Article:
When actress Rebel Wilson announced to fans last November that she had reached her goal weight after making 2020 her “Year of Health,” she clarified that her diet and fitness journey didn’t was “not about weight, but being healthy”. What the Australian comic book actress didn’t reveal until recently is that her transformation was driven by her desire to have children.
Like Hello america reported, the 41-year-old opened up on Instagram Live in late July about her doctor advising her to lose weight to improve her chances of getting pregnant.
“It started when I was going through, looking at fertility issues and the doctor said to me, ‘Well you’d have a lot better chance if you were healthier’,” he said. she shares.
“I was actually a little offended because I thought – even though I was bigger – I thought I was pretty healthy,” said the Perfect star added. “That’s sort of what started, that if I lost excess weight it would give me a better chance to freeze eggs and have better quality eggs.”
While Wilson probably hasn’t conceived yet – in May she posted on Instagram about receiving “bad news” and offered her support for “all women struggling with fertility” – her remarks raise concern. question of how important the weight is to process it.
According to women’s health expert, Dr Sherry Ross, being overweight can disrupt a woman’s ovulation cycle, which in turn “can make it difficult to conceive.” Wilson previously spoke about being diagnosed with Polycystic Ovary Syndrome (PCOS), which led her to “[gain] gain weight quickly. ”PCOS can also cause fertility problems because it can prevent women from ovulating or missing their period.
Ross, the author of She-ology and co-founder of URJA Intimates skin care, told Yahoo Life that having a body mass index (BMI) in the range of obesity – 30 or higher – “increases the risk of infertility due to ovulation problems “.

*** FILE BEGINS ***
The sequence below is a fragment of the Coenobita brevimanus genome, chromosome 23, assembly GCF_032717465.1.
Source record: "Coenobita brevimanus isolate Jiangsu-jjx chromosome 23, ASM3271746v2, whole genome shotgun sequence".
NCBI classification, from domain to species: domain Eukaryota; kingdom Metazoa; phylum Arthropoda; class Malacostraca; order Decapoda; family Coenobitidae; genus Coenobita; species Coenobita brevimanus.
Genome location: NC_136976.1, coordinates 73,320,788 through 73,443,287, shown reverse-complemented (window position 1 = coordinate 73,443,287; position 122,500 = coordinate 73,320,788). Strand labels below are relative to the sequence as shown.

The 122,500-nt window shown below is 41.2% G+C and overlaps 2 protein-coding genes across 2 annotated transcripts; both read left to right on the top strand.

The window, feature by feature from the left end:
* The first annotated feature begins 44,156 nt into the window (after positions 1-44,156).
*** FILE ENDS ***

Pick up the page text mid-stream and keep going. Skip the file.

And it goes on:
Dr. Brian Levine of the CCRM New York Reproductive Health Clinic supports this, citing the findings of the American Society for Reproductive Medicine (ASRM) that “overweight women in the general population have a higher incidence of menstrual irregularity. and a lower chance of conception within a year. year of stopping contraception compared to women of normal weight.
Having a low BMI comes with its own set of concerns, as Ross and Levine note that it can interfere with regular ovulation as well. Levine cites a 2014 study that found that time to conception quadrupled for women with a BMI less than 19 compared to those with a BMI between 19 and 24; for women with a BMI over 25, this time doubled.
“Overall, weight has an incredible impact on cycle regularity and reproductive outcomes,” he told Yahoo Life.
Of course, women of all shapes and sizes give birth every day, and conceiving is not an impossibility. But Levine says being overweight increases the risk of high blood pressure, dyslipidemia, diabetes, cardiovascular disease, sleep apnea, breathing problems, osteoarthritis and cancer, which makes pregnancy high risk. During pregnancy, there is also an increased risk of complications such as gestational diabetes, high blood pressure and pre-eclampsia, which could lead to a “medically indicated premature birth”.
“In addition, obesity and extreme underweight are both associated with an increased risk of stillbirth,” he adds.
And just as excess weight can lead to pregnancy complications, being underweight or insufficient weight gain during pregnancy can lead to preterm labor and a low birth weight baby, Ross explains.
The healthiest approach, she says, is to follow Wilson’s lead by giving yourself the time to control her weight and lifestyle.
“It’s best to plan at least six to nine months before you get pregnant so that you can be healthier before you carry your most vulnerable passenger,” says Ross. “Women need to start eating a healthy and colorful diet, exercising regularly, and maintaining a healthy BMI long before a planned pregnancy if they want to reduce pregnancy-related complications from obesity and taking excess weight during pregnancy. Working with a knowledgeable doctor and nutritionist who can support you and the baby will ensure a healthy outcome for both of you. “
She recognizes that women can often feel ashamed of their bodies, especially in a medical setting, and suggests that anyone wishing to conceive seek a gynecologist with whom they can have a more encouraging and empowering relationship.
“The good news is that there are a lot of obstetricians who will partner with you in positive and healthy ways,” says Ross. “Feeling comfortable and being able to discuss concerns, fears and insecurities with the health care provider has to be the most important journey in a woman’s life first and foremost. “
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